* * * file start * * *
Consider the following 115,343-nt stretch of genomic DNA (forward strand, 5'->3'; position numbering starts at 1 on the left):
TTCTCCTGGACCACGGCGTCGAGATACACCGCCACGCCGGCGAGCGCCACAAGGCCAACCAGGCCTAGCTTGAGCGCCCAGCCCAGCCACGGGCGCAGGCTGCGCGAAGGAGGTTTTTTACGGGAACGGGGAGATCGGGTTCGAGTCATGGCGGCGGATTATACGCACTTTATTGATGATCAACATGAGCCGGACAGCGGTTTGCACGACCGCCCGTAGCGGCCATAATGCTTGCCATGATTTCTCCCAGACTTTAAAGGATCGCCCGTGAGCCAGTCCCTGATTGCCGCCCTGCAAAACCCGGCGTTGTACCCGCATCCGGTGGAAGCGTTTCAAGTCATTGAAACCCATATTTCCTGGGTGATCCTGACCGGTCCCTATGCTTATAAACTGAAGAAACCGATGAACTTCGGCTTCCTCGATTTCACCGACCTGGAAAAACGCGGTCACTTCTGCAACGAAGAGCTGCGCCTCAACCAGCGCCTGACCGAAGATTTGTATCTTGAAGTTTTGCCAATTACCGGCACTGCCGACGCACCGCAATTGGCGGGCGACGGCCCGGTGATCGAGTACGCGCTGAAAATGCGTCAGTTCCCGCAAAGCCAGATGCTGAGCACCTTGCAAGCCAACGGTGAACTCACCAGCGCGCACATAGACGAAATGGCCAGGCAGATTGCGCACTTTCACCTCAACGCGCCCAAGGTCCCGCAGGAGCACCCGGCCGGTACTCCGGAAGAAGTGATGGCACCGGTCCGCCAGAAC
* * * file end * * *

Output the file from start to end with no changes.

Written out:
Consider the following 115,343-nt stretch of genomic DNA (forward strand, 5'->3'; position numbering starts at 1 on the left):
TTCTCCTGGACCACGGCGTCGAGATACACCGCCACGCCGGCGAGCGCCACAAGGCCAACCAGGCCTAGCTTGAGCGCCCAGCCCAGCCACGGGCGCAGGCTGCGCGAAGGAGGTTTTTTACGGGAACGGGGAGATCGGGTTCGAGTCATGGCGGCGGATTATACGCACTTTATTGATGATCAACATGAGCCGGACAGCGGTTTGCACGACCGCCCGTAGCGGCCATAATGCTTGCCATGATTTCTCCCAGACTTTAAAGGATCGCCCGTGAGCCAGTCCCTGATTGCCGCCCTGCAAAACCCGGCGTTGTACCCGCATCCGGTGGAAGCGTTTCAAGTCATTGAAACCCATATTTCCTGGGTGATCCTGACCGGTCCCTATGCTTATAAACTGAAGAAACCGATGAACTTCGGCTTCCTCGATTTCACCGACCTGGAAAAACGCGGTCACTTCTGCAACGAAGAGCTGCGCCTCAACCAGCGCCTGACCGAAGATTTGTATCTTGAAGTTTTGCCAATTACCGGCACTGCCGACGCACCGCAATTGGCGGGCGACGGCCCGGTGATCGAGTACGCGCTGAAAATGCGTCAGTTCCCGCAAAGCCAGATGCTGAGCACCTTGCAAGCCAACGGTGAACTCACCAGCGCGCACATAGACGAAATGGCCAGGCAGATTGCGCACTTTCACCTCAACGCGCCCAAGGTCCCGCAGGAGCACCCGGCCGGTACTCCGGAAGAAGTGATGGCACCGGTCCGCCAGAAC